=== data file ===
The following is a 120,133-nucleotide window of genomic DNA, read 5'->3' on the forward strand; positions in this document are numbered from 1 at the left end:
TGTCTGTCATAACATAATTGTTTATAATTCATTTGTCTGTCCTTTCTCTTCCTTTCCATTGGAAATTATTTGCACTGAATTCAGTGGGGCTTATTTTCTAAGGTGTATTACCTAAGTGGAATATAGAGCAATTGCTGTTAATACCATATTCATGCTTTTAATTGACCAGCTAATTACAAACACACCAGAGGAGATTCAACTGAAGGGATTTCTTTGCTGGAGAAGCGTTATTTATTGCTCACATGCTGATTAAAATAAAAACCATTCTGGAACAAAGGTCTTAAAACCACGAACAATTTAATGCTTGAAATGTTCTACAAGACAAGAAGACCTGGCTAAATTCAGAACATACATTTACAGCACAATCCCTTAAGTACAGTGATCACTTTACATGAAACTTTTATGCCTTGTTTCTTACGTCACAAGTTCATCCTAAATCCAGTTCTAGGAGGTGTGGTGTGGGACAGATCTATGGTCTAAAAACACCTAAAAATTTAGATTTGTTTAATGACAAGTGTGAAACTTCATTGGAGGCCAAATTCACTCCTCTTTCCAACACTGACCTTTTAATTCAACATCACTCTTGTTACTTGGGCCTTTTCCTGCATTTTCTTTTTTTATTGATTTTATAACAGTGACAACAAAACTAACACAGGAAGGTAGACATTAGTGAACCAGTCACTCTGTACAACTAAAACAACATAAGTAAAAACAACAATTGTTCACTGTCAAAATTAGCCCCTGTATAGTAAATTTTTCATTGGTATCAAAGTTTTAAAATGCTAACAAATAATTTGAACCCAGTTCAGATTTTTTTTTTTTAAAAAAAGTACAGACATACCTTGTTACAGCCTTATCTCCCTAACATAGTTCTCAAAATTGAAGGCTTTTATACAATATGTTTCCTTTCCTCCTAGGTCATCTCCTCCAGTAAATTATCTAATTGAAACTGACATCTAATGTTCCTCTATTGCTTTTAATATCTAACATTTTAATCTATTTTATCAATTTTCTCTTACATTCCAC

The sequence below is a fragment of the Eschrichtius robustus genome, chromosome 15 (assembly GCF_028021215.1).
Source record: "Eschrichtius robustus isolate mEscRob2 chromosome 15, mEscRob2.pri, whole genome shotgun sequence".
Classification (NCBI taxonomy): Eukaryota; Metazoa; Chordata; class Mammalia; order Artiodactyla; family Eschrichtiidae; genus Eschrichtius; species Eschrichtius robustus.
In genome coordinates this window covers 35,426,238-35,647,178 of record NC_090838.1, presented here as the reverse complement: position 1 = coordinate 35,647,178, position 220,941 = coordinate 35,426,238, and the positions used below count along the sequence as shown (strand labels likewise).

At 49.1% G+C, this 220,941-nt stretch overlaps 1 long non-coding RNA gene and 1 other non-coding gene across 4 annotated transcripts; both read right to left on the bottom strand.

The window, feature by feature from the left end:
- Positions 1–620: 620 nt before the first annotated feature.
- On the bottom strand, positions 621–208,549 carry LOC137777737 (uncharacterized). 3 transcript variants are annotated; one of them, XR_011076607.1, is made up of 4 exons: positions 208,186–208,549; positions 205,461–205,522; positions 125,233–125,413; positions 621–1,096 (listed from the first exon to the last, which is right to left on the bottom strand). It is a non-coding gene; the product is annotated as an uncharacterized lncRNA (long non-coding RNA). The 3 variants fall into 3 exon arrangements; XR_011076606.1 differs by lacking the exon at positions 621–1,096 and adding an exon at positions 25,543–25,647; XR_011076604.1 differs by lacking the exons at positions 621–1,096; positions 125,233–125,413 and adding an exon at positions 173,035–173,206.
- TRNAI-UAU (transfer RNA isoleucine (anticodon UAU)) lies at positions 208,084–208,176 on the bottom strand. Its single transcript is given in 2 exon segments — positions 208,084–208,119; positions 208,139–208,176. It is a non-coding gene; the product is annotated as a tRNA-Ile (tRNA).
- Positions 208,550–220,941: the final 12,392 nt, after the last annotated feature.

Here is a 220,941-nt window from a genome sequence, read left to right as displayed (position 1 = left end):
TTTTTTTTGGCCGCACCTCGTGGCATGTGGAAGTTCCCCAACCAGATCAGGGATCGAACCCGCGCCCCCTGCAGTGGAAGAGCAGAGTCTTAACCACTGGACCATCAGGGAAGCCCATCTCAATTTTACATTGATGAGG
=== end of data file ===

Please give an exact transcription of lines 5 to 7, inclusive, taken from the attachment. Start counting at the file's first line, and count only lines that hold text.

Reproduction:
Classification (NCBI taxonomy): Eukaryota; Metazoa; Chordata; class Mammalia; order Artiodactyla; family Eschrichtiidae; genus Eschrichtius; species Eschrichtius robustus.
In genome coordinates this window covers 35,426,238-35,647,178 of record NC_090838.1, presented here as the reverse complement: position 1 = coordinate 35,647,178, position 220,941 = coordinate 35,426,238, and the positions used below count along the sequence as shown (strand labels likewise).

At 49.1% G+C, this 220,941-nt stretch overlaps 1 long non-coding RNA gene and 1 other non-coding gene across 4 annotated transcripts; both read right to left on the bottom strand.